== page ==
No lack of criticism of EF, with many concentrated energy or carbon Footprint, which is the main component of f in most countries. Implicitly EF also allows for substitutability at least within natural capital, which is likely to be problematic in the SS paradigm . As an indication of strong sustainability, I follow Moran suggestion that ‘a per capita Ecological Footprint less than the globally available biocapacity per person’ represents a minimum requirement ‘for sustainable development that is globally replicable’. WWF (2008) estimates this globally available biocapacity to be 2.1 global hectares per person.
Note that EF, the measure of SS, measures a country’s contribution to global strong sustainability. For example, Bangladesh and Maldives in the future are likely to become victims of strong unsustainability of of the other countries in the form of rising sea. What matters to these countries is unsustainable if there is a strong form of greenhouse gas emissions. Genuine Savings, the measure of WS, similarly looks at national performance only without regard to global patterns and trends of, for example, natural resource extraction. Since according to the substitutability assumption of WS the only relevant question is whether countries sufficiently invest their proceeds from natural capital depreciation into other forms of capital, not whether other countries do so. The proceeds from natural capital depreciation are not entirely independent of the decisions of others, but countries are more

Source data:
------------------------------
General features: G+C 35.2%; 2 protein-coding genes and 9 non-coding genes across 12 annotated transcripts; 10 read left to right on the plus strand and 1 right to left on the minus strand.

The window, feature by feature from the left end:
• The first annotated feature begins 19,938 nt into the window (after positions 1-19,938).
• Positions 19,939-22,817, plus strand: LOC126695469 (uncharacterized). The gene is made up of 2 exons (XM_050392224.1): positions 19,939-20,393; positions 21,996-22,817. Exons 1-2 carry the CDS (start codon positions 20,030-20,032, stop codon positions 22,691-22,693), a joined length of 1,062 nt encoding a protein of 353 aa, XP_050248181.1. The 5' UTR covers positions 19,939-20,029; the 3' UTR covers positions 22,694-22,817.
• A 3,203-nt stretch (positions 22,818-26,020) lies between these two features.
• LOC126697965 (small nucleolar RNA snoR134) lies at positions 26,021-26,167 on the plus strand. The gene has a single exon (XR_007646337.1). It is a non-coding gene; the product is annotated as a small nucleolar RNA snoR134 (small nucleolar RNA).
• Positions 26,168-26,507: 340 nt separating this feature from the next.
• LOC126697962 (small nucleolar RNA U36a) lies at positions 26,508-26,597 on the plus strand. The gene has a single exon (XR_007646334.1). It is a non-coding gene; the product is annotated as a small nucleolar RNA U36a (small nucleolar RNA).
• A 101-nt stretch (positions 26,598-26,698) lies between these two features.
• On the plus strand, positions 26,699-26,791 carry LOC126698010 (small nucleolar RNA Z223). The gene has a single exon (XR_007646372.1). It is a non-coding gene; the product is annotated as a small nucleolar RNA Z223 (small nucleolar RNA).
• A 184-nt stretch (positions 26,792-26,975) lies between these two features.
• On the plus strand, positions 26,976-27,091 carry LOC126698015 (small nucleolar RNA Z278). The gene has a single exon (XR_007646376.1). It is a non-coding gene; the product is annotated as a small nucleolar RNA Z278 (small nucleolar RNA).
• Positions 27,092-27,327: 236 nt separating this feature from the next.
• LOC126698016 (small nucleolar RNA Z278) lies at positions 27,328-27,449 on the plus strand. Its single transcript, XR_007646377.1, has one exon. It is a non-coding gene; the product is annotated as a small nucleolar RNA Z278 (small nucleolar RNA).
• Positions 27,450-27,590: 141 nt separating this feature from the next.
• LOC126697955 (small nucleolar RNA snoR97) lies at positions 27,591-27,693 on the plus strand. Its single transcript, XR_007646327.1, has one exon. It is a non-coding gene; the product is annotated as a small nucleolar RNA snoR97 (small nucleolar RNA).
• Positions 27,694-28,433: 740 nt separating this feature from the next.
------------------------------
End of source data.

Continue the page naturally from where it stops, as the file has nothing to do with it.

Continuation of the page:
autonomous in their quest for achieving WS than in their quest for achieving SS.
Both sustainability measures have problems in properly accounting for technical progress. This progress will be included in the measurement if GS is embodied in the value of the investment in capital formula. The ecological footprint is a static measure that is based on the technology of today and can not take into account technological progress.
The empirical evidence (Table No. 1 shows the development in the period 1980-2006HDI) shows that: